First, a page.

29 May 2013

Anniversary of Hillary's Everest climb celebrated

3:01 pm on 29 May 2013

Antarctica New Zealand staff have placed a New Zealand flag on top of a hill near Scott Base in -42°C temperatures to mark the 60th anniversary of Sir Edmund Hillary and Tenzing Norgay's ascent of Mount Everest.

Sir Ed gained worldwide fame as the first man along with climbing companion Tenzing Norgay to scale the world's highest peak on 29 May 1953.

Antarctica New Zealand's winter base leader Becky Goodsell and winter field support Mike Rowe set off from Scott Base at 8am on Wednesday to the top of Crater Hill, returning to base about an hour and a half later.

Mike Rowe on Crater Hill in Antarctica with the axe signed by Sir Edmund Hillary.

Mike Rowe on Crater Hill in Antarctica with the axe signed by Sir Edmund Hillary. Photo: ANTARTICA NZ / Mike Rowe / Becky Goodsell

They took with them an ice axe that Sir Ed had signed and placed the flag at the summit to honour his achievement.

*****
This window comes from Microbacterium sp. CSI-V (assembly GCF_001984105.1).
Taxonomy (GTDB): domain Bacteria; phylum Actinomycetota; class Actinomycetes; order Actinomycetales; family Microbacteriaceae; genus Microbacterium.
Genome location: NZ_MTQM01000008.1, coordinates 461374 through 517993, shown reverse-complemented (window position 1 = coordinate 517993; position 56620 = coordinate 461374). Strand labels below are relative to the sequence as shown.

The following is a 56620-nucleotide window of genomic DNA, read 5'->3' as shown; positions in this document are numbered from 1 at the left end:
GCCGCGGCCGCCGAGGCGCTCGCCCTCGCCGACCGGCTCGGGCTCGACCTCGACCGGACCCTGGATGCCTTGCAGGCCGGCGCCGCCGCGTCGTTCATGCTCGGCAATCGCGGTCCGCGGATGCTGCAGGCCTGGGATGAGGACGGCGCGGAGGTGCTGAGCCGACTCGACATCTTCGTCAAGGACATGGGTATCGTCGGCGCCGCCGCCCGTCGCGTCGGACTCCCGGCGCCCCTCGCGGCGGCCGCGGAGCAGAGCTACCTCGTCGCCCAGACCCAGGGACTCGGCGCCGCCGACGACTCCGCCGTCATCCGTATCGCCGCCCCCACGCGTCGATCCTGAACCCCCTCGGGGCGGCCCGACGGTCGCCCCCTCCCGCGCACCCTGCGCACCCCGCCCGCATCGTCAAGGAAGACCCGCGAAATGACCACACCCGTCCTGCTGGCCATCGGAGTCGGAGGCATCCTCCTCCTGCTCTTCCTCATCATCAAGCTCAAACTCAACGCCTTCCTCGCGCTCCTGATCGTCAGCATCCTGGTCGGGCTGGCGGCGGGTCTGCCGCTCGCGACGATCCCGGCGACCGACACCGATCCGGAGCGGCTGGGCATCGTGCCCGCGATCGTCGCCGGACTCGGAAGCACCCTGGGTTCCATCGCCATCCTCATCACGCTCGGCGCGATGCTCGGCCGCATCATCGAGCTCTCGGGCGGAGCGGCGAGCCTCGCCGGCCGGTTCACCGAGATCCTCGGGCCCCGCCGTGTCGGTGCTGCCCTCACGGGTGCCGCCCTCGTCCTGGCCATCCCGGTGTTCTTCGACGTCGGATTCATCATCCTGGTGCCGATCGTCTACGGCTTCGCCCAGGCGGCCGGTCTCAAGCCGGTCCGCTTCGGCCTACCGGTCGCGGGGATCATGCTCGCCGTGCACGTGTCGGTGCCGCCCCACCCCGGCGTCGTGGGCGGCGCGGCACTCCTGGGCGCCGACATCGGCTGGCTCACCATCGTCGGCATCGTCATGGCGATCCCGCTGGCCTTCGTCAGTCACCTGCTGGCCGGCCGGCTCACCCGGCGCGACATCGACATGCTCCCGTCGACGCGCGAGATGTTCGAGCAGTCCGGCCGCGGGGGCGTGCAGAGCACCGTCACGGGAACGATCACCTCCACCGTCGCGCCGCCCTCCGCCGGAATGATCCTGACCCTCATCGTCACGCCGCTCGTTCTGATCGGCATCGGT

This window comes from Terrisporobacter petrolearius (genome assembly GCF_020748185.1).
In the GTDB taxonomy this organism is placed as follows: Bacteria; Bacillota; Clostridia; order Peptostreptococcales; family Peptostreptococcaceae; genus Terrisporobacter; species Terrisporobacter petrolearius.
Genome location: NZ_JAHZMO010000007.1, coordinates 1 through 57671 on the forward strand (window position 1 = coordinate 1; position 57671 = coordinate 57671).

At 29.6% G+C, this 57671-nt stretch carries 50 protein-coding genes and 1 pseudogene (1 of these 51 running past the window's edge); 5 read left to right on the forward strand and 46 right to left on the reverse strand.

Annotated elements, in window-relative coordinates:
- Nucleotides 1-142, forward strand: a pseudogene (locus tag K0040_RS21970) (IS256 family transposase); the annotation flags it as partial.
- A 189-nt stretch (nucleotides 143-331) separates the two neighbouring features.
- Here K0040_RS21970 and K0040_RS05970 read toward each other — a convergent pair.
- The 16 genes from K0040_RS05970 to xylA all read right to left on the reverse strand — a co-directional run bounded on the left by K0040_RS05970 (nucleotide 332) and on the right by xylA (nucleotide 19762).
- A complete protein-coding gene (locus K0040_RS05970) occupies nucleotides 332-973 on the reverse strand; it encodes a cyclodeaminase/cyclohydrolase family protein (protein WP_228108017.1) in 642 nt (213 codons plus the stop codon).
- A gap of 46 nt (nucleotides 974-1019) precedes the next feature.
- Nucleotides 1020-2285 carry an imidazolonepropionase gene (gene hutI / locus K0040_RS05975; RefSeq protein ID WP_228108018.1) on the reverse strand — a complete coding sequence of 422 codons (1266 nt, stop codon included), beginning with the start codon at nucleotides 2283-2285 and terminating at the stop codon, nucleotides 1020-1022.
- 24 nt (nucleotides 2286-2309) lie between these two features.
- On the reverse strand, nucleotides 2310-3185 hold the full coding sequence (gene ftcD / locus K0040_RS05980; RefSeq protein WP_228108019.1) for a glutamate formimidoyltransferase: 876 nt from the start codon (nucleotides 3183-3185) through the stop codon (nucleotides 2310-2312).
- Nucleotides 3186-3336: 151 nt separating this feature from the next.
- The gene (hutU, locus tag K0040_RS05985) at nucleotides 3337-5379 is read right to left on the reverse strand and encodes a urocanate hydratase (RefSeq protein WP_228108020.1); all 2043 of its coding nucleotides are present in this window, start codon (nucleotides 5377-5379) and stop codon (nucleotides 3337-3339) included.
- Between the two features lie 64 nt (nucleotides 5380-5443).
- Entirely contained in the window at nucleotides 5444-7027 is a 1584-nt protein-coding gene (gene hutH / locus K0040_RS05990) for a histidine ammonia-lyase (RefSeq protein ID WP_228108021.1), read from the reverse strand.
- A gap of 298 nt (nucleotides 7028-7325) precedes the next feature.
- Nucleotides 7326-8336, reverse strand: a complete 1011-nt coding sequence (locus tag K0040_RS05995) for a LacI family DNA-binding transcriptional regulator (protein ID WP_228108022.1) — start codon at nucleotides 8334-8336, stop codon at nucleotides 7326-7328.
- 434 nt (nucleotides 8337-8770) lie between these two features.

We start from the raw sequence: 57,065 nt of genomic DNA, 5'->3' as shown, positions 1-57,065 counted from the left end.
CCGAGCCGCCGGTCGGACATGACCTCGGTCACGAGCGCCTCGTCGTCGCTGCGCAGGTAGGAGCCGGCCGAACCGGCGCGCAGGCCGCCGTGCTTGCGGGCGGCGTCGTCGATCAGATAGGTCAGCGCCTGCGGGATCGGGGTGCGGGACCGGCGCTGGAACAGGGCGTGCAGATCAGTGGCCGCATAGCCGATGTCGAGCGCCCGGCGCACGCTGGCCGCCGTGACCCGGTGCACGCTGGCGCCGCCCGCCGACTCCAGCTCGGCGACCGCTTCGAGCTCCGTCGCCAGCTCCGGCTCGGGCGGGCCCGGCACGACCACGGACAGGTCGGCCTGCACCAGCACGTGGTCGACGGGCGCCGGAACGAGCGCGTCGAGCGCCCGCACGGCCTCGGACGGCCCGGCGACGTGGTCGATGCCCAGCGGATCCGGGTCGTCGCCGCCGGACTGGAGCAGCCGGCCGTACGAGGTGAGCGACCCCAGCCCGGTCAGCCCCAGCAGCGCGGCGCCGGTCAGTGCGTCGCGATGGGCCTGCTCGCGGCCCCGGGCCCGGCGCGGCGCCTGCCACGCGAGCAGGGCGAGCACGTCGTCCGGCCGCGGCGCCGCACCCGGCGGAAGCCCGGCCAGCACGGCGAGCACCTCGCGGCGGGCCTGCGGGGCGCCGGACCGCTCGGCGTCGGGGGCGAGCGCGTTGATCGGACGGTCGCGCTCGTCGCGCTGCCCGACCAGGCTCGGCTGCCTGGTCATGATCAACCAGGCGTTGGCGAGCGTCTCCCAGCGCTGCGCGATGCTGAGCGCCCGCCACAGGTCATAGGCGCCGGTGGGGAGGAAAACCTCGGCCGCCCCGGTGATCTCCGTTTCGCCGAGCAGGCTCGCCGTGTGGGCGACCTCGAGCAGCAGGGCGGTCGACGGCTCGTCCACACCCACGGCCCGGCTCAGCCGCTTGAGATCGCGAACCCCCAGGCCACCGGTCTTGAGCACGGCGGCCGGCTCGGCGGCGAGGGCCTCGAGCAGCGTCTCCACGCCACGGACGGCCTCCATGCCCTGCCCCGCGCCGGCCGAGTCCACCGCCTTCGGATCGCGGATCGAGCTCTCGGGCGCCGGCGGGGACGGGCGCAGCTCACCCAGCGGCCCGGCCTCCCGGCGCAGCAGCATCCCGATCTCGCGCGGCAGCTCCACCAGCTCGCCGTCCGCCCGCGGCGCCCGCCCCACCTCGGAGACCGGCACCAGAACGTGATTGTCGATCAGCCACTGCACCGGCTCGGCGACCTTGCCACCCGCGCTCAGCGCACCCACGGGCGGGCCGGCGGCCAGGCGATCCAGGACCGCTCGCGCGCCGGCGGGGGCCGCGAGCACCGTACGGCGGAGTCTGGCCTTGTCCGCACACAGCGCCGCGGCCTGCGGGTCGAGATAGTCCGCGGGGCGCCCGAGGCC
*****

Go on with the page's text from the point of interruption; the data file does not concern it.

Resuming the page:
Mr Rowe says Sir Ed climbed Crater Hill regularly, and the pair felt close to New Zealand's favourite hero as they looked down over the distant lights of Scott Base from the hill's peak and carrying the ice axe that the mountaineer had signed.

Events are also being held in New Zealand and London to mark the anniversary.

Sir Ed's son Peter Hillary is speaking at anniversary celebrations on Wednesday at the Royal Geographical Society in London.

He said the world's leading mountaineers will gather to remember the climb, and the Queen and the patron of the 1953 expedition, the Duke of Edinburgh, will attend. The son of Tenzing Norgay will speak at the event.

Mr Hillary says the Everest climb is seen as one of the great hallmarks of humanity, by pushing the envelope of what people can achieve.

Auckland Museum is hosting an event on Wednesday evening in which Sir Ed's daughter Sarah Hillary and mountaineer Peter Cammell will be guest speakers.